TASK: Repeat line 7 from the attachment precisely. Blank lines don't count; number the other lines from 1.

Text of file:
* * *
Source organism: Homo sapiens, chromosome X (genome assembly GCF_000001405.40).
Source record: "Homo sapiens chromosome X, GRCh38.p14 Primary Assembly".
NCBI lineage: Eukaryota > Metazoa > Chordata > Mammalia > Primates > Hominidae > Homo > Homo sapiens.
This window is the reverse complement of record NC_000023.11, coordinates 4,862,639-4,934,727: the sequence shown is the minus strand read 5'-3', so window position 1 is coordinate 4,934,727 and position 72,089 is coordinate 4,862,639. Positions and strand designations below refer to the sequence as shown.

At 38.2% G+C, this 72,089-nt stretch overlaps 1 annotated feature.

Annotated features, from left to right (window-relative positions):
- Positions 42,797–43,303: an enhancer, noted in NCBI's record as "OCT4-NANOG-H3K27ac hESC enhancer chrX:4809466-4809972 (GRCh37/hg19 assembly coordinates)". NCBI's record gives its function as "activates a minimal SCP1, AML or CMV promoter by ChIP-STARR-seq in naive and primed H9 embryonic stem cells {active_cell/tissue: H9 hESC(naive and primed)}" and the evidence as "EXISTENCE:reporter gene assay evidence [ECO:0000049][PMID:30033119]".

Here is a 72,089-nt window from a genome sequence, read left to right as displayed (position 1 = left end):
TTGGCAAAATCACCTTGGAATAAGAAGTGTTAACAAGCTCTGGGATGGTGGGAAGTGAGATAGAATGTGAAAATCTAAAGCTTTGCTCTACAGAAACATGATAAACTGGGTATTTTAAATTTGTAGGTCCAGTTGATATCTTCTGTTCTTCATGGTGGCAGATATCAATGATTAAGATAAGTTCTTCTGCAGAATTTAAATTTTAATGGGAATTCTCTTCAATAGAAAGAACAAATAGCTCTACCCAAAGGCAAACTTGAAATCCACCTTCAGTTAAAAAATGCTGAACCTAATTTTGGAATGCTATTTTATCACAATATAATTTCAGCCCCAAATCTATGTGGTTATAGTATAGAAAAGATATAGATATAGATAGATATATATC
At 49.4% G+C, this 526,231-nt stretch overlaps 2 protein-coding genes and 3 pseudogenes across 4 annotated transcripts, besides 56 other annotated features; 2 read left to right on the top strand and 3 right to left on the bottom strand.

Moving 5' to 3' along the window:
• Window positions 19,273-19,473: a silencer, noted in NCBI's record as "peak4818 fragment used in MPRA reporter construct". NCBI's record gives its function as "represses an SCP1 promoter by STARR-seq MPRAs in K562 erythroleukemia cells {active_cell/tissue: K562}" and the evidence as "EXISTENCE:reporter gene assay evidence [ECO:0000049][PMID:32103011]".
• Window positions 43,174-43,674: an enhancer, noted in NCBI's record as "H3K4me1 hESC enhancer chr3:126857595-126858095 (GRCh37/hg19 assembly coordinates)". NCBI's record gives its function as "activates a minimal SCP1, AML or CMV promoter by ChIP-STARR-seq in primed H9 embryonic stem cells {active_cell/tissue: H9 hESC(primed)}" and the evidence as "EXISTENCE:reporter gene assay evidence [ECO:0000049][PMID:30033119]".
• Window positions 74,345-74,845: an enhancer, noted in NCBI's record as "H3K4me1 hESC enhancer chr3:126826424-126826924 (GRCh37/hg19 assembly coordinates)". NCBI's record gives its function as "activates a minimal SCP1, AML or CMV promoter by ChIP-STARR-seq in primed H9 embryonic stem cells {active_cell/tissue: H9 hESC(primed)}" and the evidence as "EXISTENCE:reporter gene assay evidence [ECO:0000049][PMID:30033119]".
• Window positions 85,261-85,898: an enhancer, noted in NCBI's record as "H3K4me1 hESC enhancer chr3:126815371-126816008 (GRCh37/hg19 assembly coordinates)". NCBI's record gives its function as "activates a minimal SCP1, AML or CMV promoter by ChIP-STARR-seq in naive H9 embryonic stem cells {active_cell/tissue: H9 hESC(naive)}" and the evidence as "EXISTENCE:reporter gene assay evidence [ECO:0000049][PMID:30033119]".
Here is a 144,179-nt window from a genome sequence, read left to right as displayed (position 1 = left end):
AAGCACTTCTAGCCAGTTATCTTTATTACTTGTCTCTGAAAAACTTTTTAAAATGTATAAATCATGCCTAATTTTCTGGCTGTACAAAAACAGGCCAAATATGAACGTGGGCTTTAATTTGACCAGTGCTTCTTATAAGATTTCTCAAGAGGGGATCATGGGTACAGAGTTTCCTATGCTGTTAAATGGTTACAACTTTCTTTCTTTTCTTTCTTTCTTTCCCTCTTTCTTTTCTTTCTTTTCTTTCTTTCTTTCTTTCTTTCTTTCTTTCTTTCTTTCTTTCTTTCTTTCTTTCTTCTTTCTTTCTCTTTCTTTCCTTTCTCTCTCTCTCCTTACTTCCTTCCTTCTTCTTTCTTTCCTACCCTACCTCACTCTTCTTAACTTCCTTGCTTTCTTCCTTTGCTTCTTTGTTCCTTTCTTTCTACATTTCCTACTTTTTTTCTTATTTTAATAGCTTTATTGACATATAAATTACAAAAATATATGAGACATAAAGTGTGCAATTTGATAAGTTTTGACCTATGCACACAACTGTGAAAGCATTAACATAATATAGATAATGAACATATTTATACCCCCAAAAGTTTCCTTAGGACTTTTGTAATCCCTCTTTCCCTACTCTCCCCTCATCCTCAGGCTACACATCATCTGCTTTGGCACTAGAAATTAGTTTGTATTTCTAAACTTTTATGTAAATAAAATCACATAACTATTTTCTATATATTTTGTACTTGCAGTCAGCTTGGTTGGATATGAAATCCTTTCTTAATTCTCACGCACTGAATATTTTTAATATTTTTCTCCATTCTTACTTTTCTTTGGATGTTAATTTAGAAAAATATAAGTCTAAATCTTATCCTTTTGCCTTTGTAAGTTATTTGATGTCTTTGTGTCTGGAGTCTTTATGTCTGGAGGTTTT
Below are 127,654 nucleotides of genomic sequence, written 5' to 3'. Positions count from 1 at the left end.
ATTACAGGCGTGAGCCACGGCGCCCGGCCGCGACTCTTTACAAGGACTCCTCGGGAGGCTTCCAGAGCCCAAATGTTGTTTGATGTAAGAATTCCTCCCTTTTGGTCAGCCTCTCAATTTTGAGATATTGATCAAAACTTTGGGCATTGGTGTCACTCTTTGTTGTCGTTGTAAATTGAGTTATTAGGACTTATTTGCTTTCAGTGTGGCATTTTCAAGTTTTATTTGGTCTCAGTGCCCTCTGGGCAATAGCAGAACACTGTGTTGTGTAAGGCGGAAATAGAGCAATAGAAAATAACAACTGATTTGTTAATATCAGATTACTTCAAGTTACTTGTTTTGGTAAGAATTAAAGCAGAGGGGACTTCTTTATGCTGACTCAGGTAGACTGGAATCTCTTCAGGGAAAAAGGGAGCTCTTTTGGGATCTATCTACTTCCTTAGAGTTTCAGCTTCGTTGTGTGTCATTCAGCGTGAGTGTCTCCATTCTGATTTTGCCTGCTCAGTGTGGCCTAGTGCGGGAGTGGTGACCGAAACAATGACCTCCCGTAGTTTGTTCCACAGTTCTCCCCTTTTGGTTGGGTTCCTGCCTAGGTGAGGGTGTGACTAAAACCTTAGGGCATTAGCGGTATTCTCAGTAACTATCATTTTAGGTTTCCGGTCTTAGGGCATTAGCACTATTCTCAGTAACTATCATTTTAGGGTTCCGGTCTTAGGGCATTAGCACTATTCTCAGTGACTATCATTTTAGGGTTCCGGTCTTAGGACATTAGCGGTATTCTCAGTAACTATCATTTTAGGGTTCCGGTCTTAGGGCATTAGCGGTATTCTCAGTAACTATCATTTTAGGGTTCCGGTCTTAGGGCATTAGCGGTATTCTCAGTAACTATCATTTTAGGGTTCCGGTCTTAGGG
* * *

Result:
- Positions 42,797–43,303: an enhancer, noted in NCBI's record as "OCT4-NANOG-H3K27ac hESC enhancer chrX:4809466-4809972 (GRCh37/hg19 assembly coordinates)". NCBI's record gives its function as "activates a minimal SCP1, AML or CMV promoter by ChIP-STARR-seq in naive and primed H9 embryonic stem cells {active_cell/tissue: H9 hESC(naive and primed)}" and the evidence as "EXISTENCE:reporter gene assay evidence [ECO:0000049][PMID:30033119]".